NKorean leader calls for meeting to review battered economy

International
Kim Jong Un

In this photo provided by the North Korean government, Kim Jong Un attends a meeting in Pyongyang, North Korea, Friday, June 4, 2021. Kim has presided over a meeting of his ruling party in his first public appearance in about a month, and called for a larger political conference to discuss efforts to salvage a decaying economy. Independent journalists were not given access to cover the event depicted in this image distributed by the North Korean government. The content of this image is as provided and cannot be independently verified. (Korean Central News Agency/Korea News Service via AP)

SEOUL, South Korea (AP) — North Korean leader Kim Jong Un has presided over a meeting of his ruling party in his first public appearance in about a month, and called for a larger political conference to discuss efforts to salvage a decaying economy.

The North’s official Korean Central News Agency said Saturday that Kim expressed appreciation that a lot of works were being sped up thanks to the “ideological enthusiasm and fighting spirit of self-reliance” demonstrated by the party and his people.

But he also said there was a need to correct “deflective matters” and called for a plenary meeting of the Workers’ Party’s Central Committee to review overall state affairs for the first half of 2021. The party announced that the plenary meeting was set for early June.

Kim’s appearance at Friday’s Politburo meeting was the first time he showed himself in public since May 6, when he held a photo session with families of North Korean soldiers.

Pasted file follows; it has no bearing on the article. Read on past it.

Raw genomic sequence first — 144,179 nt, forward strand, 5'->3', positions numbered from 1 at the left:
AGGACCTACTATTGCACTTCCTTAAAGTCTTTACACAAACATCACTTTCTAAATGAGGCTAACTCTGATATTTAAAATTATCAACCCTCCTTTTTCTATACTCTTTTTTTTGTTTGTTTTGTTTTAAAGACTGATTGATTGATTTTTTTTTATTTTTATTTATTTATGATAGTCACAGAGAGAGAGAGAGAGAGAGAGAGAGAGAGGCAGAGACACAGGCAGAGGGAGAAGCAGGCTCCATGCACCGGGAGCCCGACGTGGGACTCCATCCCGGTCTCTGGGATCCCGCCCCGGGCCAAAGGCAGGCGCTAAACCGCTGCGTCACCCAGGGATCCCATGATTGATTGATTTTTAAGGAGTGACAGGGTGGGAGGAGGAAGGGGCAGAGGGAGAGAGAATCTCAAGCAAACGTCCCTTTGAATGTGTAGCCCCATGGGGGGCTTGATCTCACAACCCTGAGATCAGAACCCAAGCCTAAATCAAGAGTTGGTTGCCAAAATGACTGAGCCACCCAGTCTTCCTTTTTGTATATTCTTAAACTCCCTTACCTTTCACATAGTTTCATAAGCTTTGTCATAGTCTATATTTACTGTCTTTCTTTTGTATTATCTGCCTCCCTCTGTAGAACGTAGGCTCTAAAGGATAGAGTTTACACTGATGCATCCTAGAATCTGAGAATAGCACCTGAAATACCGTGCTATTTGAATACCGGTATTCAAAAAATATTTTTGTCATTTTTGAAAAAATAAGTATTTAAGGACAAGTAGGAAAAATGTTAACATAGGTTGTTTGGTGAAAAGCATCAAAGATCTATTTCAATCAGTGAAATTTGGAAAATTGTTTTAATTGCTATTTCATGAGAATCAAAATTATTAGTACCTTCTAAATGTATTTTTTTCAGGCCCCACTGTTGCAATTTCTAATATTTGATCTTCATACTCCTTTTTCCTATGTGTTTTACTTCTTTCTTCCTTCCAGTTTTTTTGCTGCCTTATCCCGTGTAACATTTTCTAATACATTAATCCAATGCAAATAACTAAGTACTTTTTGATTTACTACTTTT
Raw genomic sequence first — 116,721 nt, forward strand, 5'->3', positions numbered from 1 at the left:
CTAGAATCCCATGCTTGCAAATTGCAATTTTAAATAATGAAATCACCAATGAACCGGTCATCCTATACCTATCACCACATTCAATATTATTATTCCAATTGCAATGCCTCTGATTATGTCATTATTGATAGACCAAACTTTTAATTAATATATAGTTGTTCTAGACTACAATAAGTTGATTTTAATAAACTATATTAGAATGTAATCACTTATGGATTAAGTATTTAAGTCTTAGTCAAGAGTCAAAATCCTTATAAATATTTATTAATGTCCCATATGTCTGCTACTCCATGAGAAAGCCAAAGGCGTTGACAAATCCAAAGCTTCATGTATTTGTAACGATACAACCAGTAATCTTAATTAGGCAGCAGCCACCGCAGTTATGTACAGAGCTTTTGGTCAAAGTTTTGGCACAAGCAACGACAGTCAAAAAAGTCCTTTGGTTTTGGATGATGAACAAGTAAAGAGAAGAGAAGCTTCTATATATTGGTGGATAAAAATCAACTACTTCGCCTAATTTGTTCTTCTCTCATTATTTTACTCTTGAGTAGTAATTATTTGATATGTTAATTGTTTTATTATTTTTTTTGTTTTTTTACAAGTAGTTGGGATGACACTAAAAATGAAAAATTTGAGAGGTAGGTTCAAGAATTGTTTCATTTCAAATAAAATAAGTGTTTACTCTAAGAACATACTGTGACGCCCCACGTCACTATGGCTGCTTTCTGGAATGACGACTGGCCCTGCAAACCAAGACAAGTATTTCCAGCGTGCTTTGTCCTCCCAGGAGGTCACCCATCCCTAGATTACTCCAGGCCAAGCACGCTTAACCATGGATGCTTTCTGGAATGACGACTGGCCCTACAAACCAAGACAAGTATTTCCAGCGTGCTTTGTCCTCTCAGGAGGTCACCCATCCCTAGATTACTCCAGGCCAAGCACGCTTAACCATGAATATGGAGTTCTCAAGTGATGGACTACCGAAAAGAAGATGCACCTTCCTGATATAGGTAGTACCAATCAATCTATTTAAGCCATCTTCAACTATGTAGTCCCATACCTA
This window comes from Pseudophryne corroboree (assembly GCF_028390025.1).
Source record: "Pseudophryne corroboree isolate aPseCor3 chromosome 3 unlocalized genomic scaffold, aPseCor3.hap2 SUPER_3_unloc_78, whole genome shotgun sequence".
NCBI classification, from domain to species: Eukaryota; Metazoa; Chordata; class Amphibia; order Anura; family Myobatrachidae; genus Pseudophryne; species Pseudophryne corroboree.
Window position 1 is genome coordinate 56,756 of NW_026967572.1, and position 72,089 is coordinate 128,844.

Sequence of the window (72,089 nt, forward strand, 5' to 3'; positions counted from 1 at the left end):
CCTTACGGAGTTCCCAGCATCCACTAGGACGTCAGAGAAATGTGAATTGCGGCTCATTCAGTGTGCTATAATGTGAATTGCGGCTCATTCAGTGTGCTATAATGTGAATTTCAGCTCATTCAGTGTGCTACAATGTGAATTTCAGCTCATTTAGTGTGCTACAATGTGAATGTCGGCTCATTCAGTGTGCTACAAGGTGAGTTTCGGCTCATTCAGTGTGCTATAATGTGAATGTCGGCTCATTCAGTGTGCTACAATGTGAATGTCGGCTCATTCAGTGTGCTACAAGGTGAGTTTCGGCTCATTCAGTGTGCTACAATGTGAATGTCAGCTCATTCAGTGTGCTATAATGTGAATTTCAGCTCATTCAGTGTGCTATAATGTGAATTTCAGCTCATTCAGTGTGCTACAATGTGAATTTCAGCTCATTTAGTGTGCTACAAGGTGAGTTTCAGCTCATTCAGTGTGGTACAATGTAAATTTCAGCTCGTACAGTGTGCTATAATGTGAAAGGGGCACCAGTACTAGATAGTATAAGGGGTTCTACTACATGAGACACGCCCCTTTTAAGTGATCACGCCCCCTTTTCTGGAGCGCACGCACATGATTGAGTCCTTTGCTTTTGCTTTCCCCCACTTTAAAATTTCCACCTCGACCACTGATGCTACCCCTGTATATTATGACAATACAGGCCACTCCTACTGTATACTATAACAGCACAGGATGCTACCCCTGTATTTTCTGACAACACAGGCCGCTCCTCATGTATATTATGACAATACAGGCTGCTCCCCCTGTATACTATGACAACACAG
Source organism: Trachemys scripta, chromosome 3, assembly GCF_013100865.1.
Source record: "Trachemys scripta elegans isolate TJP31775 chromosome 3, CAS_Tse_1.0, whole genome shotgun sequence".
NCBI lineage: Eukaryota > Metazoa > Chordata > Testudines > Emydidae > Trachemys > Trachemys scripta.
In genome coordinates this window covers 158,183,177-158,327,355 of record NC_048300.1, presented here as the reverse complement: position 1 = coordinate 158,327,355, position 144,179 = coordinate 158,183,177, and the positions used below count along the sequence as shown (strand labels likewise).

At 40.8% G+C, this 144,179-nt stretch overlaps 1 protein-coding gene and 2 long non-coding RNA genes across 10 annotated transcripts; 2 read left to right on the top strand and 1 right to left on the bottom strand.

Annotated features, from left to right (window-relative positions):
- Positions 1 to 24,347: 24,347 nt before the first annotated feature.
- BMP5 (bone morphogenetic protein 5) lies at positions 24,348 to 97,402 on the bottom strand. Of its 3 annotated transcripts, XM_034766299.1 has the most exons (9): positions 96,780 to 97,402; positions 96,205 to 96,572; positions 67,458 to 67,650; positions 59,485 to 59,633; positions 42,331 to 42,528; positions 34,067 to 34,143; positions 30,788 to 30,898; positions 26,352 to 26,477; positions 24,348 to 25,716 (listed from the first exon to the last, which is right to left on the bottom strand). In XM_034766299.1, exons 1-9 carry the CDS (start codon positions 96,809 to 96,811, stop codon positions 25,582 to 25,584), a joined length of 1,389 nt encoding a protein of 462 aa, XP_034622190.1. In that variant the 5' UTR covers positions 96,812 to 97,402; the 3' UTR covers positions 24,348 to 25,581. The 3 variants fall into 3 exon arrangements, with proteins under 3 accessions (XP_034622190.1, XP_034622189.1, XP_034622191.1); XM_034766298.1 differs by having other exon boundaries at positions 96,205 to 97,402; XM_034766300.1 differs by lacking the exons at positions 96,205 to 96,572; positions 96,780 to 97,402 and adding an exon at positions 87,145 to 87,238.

North Korea’s battered economy has deteriorated further amid pandemic border closures, which significantly reduced trade with China, its major ally and economic lifeline.

The Workers’ Party last held a plenary meeting of Central Committee members in February, when Kim ripped into state economic agencies for their “passive and self-protecting tendencies” in setting their annual goals.

While Kim said Friday that North Korea was continuing to face challenges brought by “unfavorable subjective and objective conditions and environment,” the KCNA report did not mention any comments he made toward the United States or South Korea.

North Korea has so far ignored the allies’ calls to resume nuclear negotiations that have stalled since the collapse of the second summit between Kim and former President Donald Trump in February 2019. The Americans then rejected North Koreans’ demands for lifting sanctions in exchange for a piecemeal deal toward partially surrendering their nuclear capabilities.

Following a meeting last month in Washington, President Joe Biden and South Korean President Moon Jae-in said in a joint statement that Washington would take a “calibrated and practical approach that is open to and will explore diplomacy” with Pyongyang.

But North Korea has questioned the sincerity of the proposals and claimed that Biden’s agreement to end Washington’s decades-long range restrictions that capped South Korea’s missile development, which was announced after his meeting with Moon, demonstrated continuing U.S. hostility toward the North.

U.S. officials have suggested Biden would adopt a middle ground policy between his predecessors — Trump’s direct dealings with Kim and Barack Obama’s “strategic patience.” But some experts say Washington won’t likely provide the North with meaningful sanctions relief unless it takes concrete denuclearization steps first. Kim has vowed to strengthen his nuclear weapons program in recent political speeches, while saying that the fate of bilateral relations depends on whether Washington discards what he perceives as hostile policies.

During a rare ruling party congress in January, Kim urged his people to be resilient in the struggle for economic self-reliance. He called for reasserting greater state control over the economy, boosting agricultural production and prioritizing the development of chemicals and metal industries.

Experts say such sectors are crucial to North Korean hopes to revitalize industrial production that has been decimated by sanctions and halted imports of factory materials amid the pandemic.

Copyright 2021 The Associated Press. All rights reserved. This material may not be published, broadcast, rewritten or redistributed.

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